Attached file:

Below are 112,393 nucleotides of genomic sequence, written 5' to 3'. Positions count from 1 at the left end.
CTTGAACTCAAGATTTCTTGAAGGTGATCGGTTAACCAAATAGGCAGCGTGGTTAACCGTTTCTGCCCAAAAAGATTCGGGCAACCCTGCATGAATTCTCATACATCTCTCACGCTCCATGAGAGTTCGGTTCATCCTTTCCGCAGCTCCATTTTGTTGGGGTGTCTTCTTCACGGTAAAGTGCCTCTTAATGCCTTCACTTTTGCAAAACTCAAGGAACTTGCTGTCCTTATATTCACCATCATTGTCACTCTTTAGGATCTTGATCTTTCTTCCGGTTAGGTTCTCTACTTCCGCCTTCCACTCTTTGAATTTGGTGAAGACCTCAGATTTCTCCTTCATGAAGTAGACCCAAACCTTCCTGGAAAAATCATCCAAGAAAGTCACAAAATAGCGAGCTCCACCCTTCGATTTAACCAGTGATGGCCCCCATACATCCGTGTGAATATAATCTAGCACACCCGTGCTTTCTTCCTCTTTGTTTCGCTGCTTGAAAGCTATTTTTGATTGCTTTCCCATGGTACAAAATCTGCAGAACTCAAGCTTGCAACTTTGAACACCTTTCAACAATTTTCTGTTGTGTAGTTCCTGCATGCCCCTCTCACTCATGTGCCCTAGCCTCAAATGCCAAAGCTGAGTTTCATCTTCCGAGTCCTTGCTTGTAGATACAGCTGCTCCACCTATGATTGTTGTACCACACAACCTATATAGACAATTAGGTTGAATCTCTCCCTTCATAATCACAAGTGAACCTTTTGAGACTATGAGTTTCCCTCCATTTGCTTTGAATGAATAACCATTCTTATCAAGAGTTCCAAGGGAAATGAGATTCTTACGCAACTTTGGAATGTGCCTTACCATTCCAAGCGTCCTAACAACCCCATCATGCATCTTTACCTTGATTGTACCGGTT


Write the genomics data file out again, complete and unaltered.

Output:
Below are 112,393 nucleotides of genomic sequence, written 5' to 3'. Positions count from 1 at the left end.
CTTGAACTCAAGATTTCTTGAAGGTGATCGGTTAACCAAATAGGCAGCGTGGTTAACCGTTTCTGCCCAAAAAGATTCGGGCAACCCTGCATGAATTCTCATACATCTCTCACGCTCCATGAGAGTTCGGTTCATCCTTTCCGCAGCTCCATTTTGTTGGGGTGTCTTCTTCACGGTAAAGTGCCTCTTAATGCCTTCACTTTTGCAAAACTCAAGGAACTTGCTGTCCTTATATTCACCATCATTGTCACTCTTTAGGATCTTGATCTTTCTTCCGGTTAGGTTCTCTACTTCCGCCTTCCACTCTTTGAATTTGGTGAAGACCTCAGATTTCTCCTTCATGAAGTAGACCCAAACCTTCCTGGAAAAATCATCCAAGAAAGTCACAAAATAGCGAGCTCCACCCTTCGATTTAACCAGTGATGGCCCCCATACATCCGTGTGAATATAATCTAGCACACCCGTGCTTTCTTCCTCTTTGTTTCGCTGCTTGAAAGCTATTTTTGATTGCTTTCCCATGGTACAAAATCTGCAGAACTCAAGCTTGCAACTTTGAACACCTTTCAACAATTTTCTGTTGTGTAGTTCCTGCATGCCCCTCTCACTCATGTGCCCTAGCCTCAAATGCCAAAGCTGAGTTTCATCTTCCGAGTCCTTGCTTGTAGATACAGCTGCTCCACCTATGATTGTTGTACCACACAACCTATATAGACAATTAGGTTGAATCTCTCCCTTCATAATCACAAGTGAACCTTTTGAGACTATGAGTTTCCCTCCATTTGCTTTGAATGAATAACCATTCTTATCAAGAGTTCCAAGGGAAATGAGATTCTTACGCAACTTTGGAATGTGCCTTACCATTCCAAGCGTCCTAACAACCCCATCATGCATCTTTACCTTGATTGTACCGGTT